A special meeting this time, with a visit from the Dutch guitarist, Jelma van Amersfoort, playing an 18th-century “guittar” – duets with Rob MacKillop, and some solos. Another guest was the Edinburgh-based soprano singer, Ginny Wilson – more about Ginny later. Quite a few members expressed the thought that this was the best meeting yet.
There was a fine turnout for this meeting, which was held at Chris Elmes‘ house – a particularly fine venue for our meetings, and we’d like to thank Chris for not only hosting us, but joining in as well – more later.
Rob introduced Jelma, and talked a little about the 18th-century cittern, know variously as a “guittar”, English guitar, German cittern, cetra, cistre, and guitar. Whatever it was called, the aesthetic is more cittern than guitar, with its brass strings and open-chord tuning. [Various photos by Stuart Goldie, Kevin Macleod, Philip Lord and Bill Samson. Click photos to enlarge.)
Together, Jelma and Rob gave a fine rendition of two of James Oswald‘s “Eighteen Divertimentis for Two Guitars or Mandelins”, published c.1759/60. Oswald was born in Crail, Fife. After a few years in Edinburgh, he moved to London, becoming a leading publisher and Chamber Composer to George III. Robert Burn’s described him as his favourite composer.
So, the two divertimenti showed traces of early classical and traditional-music elements, with plenty of interplay between the two instruments. It is hoped the performers can work together to bring out a CD of “the 18”.
In between the two Oswald items, they played two pieces from Dutch sources which Jelma had discovered. A few of the audience said how much they liked the piece in Cm, an “Air” from the opera Lucille.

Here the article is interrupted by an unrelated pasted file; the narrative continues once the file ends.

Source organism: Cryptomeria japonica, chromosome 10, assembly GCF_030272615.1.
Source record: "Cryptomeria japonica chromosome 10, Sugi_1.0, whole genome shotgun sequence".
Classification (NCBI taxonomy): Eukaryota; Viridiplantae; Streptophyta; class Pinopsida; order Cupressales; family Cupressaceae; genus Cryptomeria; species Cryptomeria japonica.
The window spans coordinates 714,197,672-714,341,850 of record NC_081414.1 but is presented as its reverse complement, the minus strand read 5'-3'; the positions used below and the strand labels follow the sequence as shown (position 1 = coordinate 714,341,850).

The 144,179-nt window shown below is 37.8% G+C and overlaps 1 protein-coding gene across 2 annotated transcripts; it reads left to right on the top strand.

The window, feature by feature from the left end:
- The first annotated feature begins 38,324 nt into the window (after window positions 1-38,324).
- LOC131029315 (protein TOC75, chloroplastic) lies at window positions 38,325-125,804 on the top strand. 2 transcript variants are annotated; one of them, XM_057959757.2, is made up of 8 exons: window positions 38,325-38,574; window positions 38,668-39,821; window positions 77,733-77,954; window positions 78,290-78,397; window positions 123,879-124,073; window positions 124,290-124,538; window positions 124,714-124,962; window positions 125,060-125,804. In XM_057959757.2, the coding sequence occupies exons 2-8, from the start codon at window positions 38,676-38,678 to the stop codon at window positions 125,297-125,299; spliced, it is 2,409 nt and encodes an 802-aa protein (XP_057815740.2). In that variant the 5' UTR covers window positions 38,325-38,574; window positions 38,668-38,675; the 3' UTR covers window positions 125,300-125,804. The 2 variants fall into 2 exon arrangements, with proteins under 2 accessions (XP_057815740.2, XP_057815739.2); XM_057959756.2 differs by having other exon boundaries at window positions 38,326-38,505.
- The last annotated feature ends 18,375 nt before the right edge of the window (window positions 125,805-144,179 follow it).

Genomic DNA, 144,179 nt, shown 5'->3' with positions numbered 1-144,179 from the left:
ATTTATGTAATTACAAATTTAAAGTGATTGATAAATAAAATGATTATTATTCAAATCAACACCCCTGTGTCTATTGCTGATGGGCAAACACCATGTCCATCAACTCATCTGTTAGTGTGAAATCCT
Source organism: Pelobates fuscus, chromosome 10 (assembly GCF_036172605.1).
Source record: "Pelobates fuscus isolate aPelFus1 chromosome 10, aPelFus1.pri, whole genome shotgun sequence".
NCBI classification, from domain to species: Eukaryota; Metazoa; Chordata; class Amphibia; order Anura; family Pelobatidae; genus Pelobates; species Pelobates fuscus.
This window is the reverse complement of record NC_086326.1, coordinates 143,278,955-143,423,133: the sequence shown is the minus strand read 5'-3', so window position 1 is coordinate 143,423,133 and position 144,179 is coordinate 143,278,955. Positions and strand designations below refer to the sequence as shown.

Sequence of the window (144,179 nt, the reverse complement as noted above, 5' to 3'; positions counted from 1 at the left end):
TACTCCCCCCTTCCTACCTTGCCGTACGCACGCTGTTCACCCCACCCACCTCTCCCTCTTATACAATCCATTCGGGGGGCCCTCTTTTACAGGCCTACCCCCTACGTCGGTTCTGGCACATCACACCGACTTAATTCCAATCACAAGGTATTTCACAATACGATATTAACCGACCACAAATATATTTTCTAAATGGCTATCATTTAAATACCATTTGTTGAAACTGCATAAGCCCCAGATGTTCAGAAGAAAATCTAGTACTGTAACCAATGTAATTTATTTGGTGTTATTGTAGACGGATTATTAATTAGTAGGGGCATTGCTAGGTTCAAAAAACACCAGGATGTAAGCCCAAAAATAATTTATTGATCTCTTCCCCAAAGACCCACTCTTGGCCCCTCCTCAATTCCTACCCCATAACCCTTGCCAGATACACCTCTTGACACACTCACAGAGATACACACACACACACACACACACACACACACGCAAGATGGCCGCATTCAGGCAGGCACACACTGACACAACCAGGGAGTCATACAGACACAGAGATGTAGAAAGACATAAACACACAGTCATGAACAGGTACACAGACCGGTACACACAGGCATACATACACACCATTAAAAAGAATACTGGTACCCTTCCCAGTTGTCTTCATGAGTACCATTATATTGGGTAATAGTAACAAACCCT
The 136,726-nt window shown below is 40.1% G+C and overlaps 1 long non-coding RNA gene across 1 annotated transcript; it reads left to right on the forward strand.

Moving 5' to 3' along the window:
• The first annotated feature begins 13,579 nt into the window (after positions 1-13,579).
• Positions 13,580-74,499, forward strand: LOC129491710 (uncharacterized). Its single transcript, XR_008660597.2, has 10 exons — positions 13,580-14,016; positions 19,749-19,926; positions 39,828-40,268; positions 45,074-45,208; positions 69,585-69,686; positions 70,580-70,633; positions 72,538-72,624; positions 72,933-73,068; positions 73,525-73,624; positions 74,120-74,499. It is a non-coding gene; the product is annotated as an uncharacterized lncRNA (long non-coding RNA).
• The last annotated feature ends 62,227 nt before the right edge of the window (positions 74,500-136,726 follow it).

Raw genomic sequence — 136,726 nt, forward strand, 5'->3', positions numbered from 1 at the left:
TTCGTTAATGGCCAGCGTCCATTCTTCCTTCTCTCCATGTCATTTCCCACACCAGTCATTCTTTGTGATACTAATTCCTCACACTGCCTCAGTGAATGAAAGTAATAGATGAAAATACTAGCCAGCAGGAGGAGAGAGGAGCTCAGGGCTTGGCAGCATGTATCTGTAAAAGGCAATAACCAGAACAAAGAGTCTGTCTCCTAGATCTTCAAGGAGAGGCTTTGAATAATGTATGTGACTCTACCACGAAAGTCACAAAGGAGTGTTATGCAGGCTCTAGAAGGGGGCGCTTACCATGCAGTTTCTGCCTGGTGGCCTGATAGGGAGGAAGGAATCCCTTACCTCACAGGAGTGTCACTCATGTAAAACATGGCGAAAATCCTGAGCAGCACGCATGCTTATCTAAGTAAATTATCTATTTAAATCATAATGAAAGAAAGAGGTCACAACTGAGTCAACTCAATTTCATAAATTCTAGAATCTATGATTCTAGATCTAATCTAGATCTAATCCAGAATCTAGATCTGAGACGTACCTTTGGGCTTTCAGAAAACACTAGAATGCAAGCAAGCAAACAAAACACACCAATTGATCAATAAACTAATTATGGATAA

Jelma then played three solo items from two Dutch sources:
1. Durandarte & Belerma, a pathetic Scottish Ballad by François-Hippolyte Barthélémon (1741-1808)
2. Menuet by David Leonard van Dijk (c.1737 – after 1794)
3. Contre Dans by David Leonard van Dijk (c.1737 – after 1794)
The first was a curious mixture of Scots air to a Spanish story. Stripped of its voice part, the melody sounded very Scottish, and very beautiful in Jelma’s hands.
Next up was Eric Thomas, who played a Rececare by Francesco Spinacino, Spagna Primo by Vincenzo Capirola, O Bone Jesu by Francesco da Milano/ Loyset Compere, and a Fantasia del Divino Francesco da Milano by Francesco da Milano. All pieces were beautifully played, with good warm tone, and convincing phrasing.
Bill Samson teamed up with Rob MacKillop to perform the sixth lesson for two guitars from Carulli’s Method of c.1811. The performers should not have informed the audience that they hadn’t had time to rehearse the piece, as they gave a convincing performance. Awa the lads! More next time.
Rob was then joined by soprano, Ginny Wilson, for two of Giuliani’s Sechs Leider. Rob used an 8-string Viennese guitar (by Scot Tremblay), inserting one or two octave transpositions into the accompaniment. Ginny has a very beautiful voice, and an engaging stage manner. Her interpretation of an Italian’s take on German song was utterly convincing. This was the duo’s first public performance, and bode’s well for the future.
Stuart Mcluckie played the Recercare no. 4 by Marco d’Aquila, and
‘Zucht, Ehr und Lob’ by Judenkoenig (from the Lute Society’s 40 Easy to
Early Intermediate Pieces). Stuart played within his technique this time, and gave a very convincing interpretation of these simple but beautiful pieces. Good work.
Venue host, Chris Elmes, played Lucente Stella (Anon 14th C Italian) and De’ poni amor (Gherardello da Firenza, 14th C Italian) on his two-week old medieval gittern. I particularly enjoyed Chris’s improvised preludes to these rhythmically very interesting pieces, and hope to hear more from him at future meetings.
To round the afternoon off, Chriss Jupp played Elslein liebstes Elslein mein from the lute society edition of Das erst Buch (1544) by Hans Newsidler. It was very sweet, and woefully short – more next time, Chris!
There followed a good blether, with groups huddling round various instruments, some trying out instruments they had never played before – which is one of the advantages of these meetings.
Looking forward to the next one!